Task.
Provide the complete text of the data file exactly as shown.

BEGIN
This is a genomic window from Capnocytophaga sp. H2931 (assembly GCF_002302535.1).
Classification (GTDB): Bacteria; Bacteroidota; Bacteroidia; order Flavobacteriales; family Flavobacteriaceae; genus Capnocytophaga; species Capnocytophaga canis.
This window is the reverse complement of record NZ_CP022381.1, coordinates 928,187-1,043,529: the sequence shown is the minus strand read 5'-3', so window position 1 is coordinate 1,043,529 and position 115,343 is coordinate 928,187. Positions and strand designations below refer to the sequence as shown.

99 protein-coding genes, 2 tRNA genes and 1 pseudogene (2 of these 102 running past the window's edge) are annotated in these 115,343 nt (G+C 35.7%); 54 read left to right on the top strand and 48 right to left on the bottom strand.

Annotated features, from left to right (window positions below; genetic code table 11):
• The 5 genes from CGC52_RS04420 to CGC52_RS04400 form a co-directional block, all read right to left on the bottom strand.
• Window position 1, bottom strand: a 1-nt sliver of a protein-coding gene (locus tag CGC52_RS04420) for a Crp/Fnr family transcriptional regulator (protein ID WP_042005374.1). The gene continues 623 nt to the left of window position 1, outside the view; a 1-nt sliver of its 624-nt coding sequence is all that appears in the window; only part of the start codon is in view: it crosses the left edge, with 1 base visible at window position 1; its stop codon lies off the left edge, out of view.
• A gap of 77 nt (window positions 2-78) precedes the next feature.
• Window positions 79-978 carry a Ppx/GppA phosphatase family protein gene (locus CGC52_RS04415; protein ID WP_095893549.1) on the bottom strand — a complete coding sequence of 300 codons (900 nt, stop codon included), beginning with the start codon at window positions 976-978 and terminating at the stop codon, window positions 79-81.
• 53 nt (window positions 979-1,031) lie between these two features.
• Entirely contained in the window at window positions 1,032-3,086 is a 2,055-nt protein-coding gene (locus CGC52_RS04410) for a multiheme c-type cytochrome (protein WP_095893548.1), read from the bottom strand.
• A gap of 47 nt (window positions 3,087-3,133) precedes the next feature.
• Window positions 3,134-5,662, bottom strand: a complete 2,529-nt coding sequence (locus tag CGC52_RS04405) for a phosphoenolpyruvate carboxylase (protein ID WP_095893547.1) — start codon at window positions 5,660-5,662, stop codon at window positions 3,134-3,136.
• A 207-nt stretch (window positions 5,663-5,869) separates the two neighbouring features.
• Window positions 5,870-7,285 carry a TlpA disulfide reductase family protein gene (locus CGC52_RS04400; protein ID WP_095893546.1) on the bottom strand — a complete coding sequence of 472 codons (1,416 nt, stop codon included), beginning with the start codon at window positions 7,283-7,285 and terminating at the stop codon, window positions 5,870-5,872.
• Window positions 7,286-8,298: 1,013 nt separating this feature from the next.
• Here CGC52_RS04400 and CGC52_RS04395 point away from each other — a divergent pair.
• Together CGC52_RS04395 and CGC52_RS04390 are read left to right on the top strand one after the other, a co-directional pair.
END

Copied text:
This is a genomic window from Capnocytophaga sp. H2931 (assembly GCF_002302535.1).
Classification (GTDB): Bacteria; Bacteroidota; Bacteroidia; order Flavobacteriales; family Flavobacteriaceae; genus Capnocytophaga; species Capnocytophaga canis.
This window is the reverse complement of record NZ_CP022381.1, coordinates 928,187-1,043,529: the sequence shown is the minus strand read 5'-3', so window position 1 is coordinate 1,043,529 and position 115,343 is coordinate 928,187. Positions and strand designations below refer to the sequence as shown.

99 protein-coding genes, 2 tRNA genes and 1 pseudogene (2 of these 102 running past the window's edge) are annotated in these 115,343 nt (G+C 35.7%); 54 read left to right on the top strand and 48 right to left on the bottom strand.

Annotated features, from left to right (window positions below; genetic code table 11):
• The 5 genes from CGC52_RS04420 to CGC52_RS04400 form a co-directional block, all read right to left on the bottom strand.
• Window position 1, bottom strand: a 1-nt sliver of a protein-coding gene (locus tag CGC52_RS04420) for a Crp/Fnr family transcriptional regulator (protein ID WP_042005374.1). The gene continues 623 nt to the left of window position 1, outside the view; a 1-nt sliver of its 624-nt coding sequence is all that appears in the window; only part of the start codon is in view: it crosses the left edge, with 1 base visible at window position 1; its stop codon lies off the left edge, out of view.
• A gap of 77 nt (window positions 2-78) precedes the next feature.
• Window positions 79-978 carry a Ppx/GppA phosphatase family protein gene (locus CGC52_RS04415; protein ID WP_095893549.1) on the bottom strand — a complete coding sequence of 300 codons (900 nt, stop codon included), beginning with the start codon at window positions 976-978 and terminating at the stop codon, window positions 79-81.
• 53 nt (window positions 979-1,031) lie between these two features.
• Entirely contained in the window at window positions 1,032-3,086 is a 2,055-nt protein-coding gene (locus CGC52_RS04410) for a multiheme c-type cytochrome (protein WP_095893548.1), read from the bottom strand.
• A gap of 47 nt (window positions 3,087-3,133) precedes the next feature.
• Window positions 3,134-5,662, bottom strand: a complete 2,529-nt coding sequence (locus tag CGC52_RS04405) for a phosphoenolpyruvate carboxylase (protein ID WP_095893547.1) — start codon at window positions 5,660-5,662, stop codon at window positions 3,134-3,136.
• A 207-nt stretch (window positions 5,663-5,869) separates the two neighbouring features.
• Window positions 5,870-7,285 carry a TlpA disulfide reductase family protein gene (locus CGC52_RS04400; protein ID WP_095893546.1) on the bottom strand — a complete coding sequence of 472 codons (1,416 nt, stop codon included), beginning with the start codon at window positions 7,283-7,285 and terminating at the stop codon, window positions 5,870-5,872.
• Window positions 7,286-8,298: 1,013 nt separating this feature from the next.
• Here CGC52_RS04400 and CGC52_RS04395 point away from each other — a divergent pair.
• Together CGC52_RS04395 and CGC52_RS04390 are read left to right on the top strand one after the other, a co-directional pair.